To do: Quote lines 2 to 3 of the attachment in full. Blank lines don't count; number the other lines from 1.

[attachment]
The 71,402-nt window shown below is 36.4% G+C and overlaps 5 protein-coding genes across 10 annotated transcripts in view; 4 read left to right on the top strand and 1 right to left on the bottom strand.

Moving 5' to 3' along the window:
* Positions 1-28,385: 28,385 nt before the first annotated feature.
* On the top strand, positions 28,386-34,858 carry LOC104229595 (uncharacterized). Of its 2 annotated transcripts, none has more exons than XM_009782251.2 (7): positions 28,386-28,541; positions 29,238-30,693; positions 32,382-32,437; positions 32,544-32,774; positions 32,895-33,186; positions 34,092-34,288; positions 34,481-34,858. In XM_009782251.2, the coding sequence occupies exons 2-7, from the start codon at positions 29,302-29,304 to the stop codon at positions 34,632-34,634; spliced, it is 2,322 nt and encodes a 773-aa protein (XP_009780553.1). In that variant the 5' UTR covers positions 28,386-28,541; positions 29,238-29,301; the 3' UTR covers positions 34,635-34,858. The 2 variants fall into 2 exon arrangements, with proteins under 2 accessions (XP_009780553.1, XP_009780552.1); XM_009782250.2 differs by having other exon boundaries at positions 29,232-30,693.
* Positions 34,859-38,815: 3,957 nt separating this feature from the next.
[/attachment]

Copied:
Moving 5' to 3' along the window:
* Positions 1-28,385: 28,385 nt before the first annotated feature.